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Western Screech-Owl Otus kennicottii

   

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Western Screech-Owl
credit: Anon

© Lang Elliot/Naturesound.com (audio)

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Family: Strigidae, Owls view all from this family



Description ADULT Either brown overall or gray-brown; gray forms predominate in deserts in south. Upperparts are beautifully patterned with fine dark lines and white spots; feathers on underparts are marked with dark central streak and fine dark barring. Note the staring yellow eyes and pale-tipped dark bill. JUVENILE Similar to adult.


Dimensions Length: 7-10" (18-25 cm)


Habitat Common in a range of wooded and lightly wooded habitats, from native woodland to parks and deserts.


Observation Tips More easily heard than seen. Typically roosts during daytime hours in dense cover or a tree hole, but sometimes emerges to feed while there is a glimmer of light at sunset. Inquisitive birds will sometimes respond to imitations of their calls.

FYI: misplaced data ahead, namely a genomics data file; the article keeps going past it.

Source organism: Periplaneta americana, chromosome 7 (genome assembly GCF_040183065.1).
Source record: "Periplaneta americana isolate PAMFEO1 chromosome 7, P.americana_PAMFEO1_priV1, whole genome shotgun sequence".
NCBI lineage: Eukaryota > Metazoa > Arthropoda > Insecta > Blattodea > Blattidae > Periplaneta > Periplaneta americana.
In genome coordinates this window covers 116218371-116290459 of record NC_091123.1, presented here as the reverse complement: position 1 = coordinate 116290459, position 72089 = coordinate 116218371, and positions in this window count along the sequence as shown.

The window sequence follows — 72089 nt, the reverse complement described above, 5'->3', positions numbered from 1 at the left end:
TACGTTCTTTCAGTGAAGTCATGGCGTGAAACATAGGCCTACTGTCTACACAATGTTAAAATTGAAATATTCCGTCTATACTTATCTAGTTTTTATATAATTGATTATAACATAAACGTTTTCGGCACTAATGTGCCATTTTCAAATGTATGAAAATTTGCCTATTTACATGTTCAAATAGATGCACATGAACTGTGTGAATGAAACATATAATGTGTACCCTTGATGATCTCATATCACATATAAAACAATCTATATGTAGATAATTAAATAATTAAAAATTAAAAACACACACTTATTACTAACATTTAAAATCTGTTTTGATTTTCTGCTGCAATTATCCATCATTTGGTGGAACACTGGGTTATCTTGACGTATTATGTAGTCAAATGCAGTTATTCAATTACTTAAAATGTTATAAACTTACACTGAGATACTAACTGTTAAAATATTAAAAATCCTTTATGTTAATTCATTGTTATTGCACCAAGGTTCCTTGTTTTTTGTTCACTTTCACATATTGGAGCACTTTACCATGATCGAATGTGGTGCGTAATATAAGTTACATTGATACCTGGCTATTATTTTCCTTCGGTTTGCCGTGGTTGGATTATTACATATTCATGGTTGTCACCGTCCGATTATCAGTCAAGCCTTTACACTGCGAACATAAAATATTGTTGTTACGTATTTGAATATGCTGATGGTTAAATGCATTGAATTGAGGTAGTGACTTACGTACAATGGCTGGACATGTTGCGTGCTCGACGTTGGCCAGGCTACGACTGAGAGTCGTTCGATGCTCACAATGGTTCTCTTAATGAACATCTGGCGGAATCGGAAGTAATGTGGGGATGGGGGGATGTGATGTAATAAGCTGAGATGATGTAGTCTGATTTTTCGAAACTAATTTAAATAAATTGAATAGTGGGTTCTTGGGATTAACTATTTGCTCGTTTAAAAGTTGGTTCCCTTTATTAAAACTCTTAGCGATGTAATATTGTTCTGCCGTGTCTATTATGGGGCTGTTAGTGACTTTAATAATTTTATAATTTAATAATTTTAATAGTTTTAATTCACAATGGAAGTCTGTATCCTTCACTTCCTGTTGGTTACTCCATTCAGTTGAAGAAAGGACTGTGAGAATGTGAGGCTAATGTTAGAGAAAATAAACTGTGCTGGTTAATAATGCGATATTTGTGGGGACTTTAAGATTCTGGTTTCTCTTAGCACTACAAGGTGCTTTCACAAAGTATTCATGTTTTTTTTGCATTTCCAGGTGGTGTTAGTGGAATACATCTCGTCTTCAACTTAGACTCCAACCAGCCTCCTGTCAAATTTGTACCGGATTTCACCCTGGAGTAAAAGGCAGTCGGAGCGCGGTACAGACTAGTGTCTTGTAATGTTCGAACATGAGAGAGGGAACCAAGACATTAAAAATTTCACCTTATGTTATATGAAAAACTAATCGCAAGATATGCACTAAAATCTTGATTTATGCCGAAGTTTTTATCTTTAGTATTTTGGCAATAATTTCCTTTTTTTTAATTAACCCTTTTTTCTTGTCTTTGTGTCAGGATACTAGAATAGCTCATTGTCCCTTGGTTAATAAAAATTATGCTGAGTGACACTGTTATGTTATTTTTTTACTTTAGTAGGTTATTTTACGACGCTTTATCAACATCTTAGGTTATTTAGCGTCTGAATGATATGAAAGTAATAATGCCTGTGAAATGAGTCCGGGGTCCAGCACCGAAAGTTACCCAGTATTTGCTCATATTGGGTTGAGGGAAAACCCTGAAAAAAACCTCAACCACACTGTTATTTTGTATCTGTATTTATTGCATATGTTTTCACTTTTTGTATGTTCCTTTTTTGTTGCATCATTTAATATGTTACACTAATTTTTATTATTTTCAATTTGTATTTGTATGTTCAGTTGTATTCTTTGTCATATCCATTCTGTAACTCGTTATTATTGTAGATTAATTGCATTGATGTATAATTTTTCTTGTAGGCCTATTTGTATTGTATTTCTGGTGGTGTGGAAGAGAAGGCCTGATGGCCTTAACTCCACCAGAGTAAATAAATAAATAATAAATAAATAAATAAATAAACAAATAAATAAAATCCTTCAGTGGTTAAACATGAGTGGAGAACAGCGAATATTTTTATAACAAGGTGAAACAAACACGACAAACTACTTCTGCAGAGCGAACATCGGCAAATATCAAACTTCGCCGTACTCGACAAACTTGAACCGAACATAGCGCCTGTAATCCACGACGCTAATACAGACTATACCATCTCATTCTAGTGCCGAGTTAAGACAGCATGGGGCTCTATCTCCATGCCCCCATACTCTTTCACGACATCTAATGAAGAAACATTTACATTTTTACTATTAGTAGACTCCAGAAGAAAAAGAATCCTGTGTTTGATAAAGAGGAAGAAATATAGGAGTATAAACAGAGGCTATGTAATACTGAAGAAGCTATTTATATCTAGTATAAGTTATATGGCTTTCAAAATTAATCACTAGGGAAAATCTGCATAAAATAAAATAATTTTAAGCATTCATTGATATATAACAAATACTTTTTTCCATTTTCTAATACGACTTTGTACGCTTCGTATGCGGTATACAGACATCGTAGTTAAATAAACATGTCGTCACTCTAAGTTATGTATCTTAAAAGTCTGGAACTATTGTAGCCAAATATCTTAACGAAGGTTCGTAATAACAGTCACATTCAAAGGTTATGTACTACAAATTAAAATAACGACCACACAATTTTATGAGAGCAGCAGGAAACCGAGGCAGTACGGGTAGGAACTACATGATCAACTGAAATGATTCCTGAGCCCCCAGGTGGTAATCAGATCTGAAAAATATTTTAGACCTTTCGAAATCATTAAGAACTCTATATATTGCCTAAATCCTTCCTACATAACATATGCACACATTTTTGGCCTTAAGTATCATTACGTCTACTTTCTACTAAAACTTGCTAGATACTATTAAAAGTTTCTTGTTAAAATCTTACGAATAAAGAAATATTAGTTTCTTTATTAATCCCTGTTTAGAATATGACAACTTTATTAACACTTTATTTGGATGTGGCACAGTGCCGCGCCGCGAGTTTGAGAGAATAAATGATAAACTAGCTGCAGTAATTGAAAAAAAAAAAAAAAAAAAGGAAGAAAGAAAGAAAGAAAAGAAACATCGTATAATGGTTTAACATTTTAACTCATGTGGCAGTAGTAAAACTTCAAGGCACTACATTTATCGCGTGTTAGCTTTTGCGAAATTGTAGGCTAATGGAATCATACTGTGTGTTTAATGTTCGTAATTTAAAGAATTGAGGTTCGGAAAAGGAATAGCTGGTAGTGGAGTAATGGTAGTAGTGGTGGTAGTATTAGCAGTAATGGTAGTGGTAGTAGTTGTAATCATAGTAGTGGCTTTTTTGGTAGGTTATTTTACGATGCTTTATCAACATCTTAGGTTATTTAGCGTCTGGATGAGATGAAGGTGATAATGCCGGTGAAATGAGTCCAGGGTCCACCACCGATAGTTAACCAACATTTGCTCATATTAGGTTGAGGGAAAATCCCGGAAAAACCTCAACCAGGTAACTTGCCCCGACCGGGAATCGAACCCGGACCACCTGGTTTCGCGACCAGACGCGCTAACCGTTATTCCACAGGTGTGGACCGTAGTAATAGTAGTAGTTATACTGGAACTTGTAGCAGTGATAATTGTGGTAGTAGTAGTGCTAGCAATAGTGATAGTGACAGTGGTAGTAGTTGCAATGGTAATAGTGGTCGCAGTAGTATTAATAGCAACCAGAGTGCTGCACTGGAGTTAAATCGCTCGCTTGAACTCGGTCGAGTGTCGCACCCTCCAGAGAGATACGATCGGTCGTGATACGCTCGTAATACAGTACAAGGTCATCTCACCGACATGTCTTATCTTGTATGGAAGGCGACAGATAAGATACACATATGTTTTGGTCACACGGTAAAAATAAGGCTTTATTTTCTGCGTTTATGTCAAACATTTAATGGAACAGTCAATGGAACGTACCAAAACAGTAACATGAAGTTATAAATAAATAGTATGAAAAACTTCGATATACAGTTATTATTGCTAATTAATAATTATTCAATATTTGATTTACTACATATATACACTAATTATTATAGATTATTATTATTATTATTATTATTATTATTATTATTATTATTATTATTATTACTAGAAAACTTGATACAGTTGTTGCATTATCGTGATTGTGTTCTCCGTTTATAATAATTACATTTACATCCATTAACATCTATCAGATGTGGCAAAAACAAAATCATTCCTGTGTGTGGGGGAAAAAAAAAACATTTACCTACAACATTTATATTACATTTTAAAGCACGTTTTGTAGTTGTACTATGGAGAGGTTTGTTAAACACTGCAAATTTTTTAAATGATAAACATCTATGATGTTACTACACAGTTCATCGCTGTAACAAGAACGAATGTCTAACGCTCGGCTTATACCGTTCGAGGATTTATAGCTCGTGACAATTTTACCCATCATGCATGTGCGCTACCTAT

Range Plains, California, Texas, Alaska, Western Canada, Rocky Mountains, Northwest, Southwest


Voice Territorial birds utter an accelerating series of abrupt hooting calls; agitated birds utter a faster version and pairs often duet.


Similar Species Whiskered Screech-Owl M. trichopsis (L 7.35-7.5 in) is marginally smaller, with a greenish yellow bill that is pale-tipped; neither feature is useful in field identification. Best distinguished by voice: "song" is a series of soft, piping calls that descend in pitch throughout sequence; lower pitched and with slower delivery than Western. Plumage is gray-brown overall, with similar patterning to Western, although barring on underparts is more striking. Favors mountain woodland (oaks and conifers), mainly in southern Arizona. Accessible canyons afford opportunities for observation, although species is strictly nocturnal.


Discussion Compact and rather dumpy-looking owl with a proportionately large head, rounded facial disc, and short, but pronounced, "ear" tufts. Mainly nocturnal, but sometimes seen feeding at dusk. Particularly vocal in spring. Plumage markings create the impression of tree bark and afford roosting owl excellent camouflage when sitting adjacent to trunk. Given plumage color variation, sexes are similar.


 

 

 

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